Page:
Marine snakes in general exhibit a range of adaptations to their aquatic environment, of which the ability to stay submerged for long periods of time is particularly remarkable. They are able to avoid frequent trips to the surface to breathe because not only do they have a long, cylindrical lung that runs almost the length of their body, but they are also able to diffuse oxygen from the water through their skin (4). Although in sea kraits this form of respiration is less efficient than in other marine snakes (3), the Rennell Island sea krait frequently remains submerged for more than eight minutes (5). It forages in fairly shallow waters from a depth of only a few centimetres down to a recorded 13 metres. With frequent tongue flicking, it investigates crevices and holes, and the edges of submerged logs and branches for small fish, such as the native goby Eleotris fusca. Like many other marine snakes, this species has a potent venom, which it secretes from hollow fangs at the front of its mouth, and uses to immobilise prey before swallowing (3) (5).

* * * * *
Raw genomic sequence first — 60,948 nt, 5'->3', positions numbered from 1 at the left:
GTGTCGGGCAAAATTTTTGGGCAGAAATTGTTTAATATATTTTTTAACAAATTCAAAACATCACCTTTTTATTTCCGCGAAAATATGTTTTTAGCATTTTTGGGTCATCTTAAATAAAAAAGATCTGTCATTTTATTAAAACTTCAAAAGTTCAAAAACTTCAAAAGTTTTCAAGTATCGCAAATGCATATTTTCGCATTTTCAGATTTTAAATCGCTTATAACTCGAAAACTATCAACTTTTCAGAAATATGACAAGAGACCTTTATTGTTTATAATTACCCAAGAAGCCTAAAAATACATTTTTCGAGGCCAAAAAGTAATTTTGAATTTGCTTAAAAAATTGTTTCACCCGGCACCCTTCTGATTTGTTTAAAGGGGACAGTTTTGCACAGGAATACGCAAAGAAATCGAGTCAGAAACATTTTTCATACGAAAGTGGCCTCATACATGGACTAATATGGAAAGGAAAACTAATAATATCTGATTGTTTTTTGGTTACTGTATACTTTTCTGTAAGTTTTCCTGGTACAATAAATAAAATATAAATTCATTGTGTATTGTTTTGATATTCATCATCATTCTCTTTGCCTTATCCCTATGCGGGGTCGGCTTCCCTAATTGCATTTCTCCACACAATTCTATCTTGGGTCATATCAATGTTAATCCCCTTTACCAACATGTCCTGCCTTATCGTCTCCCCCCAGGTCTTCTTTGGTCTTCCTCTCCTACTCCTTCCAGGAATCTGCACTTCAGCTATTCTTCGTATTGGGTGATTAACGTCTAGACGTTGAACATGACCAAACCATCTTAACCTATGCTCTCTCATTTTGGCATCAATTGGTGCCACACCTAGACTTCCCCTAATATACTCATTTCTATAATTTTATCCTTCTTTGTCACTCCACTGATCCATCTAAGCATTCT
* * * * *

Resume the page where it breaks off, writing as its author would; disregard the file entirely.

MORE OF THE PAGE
While sea kraits are the only group of marine snake considered to be oviparous, that is, laying eggs instead of giving birth to live offspring, the mode of reproduction has never been reliably recorded in the Rennell Island sea krait (3) (5). Furthermore, local people maintain that in contrast with other Laticauda species, the Rennell Island sea krait does actually give birth to live young (5). Although the other sea krait species are all amphibious, an essential trait for oviparous snakes that must come ashore to lay their eggs (4), during the only field study conducted on this species it was never seen on land (5).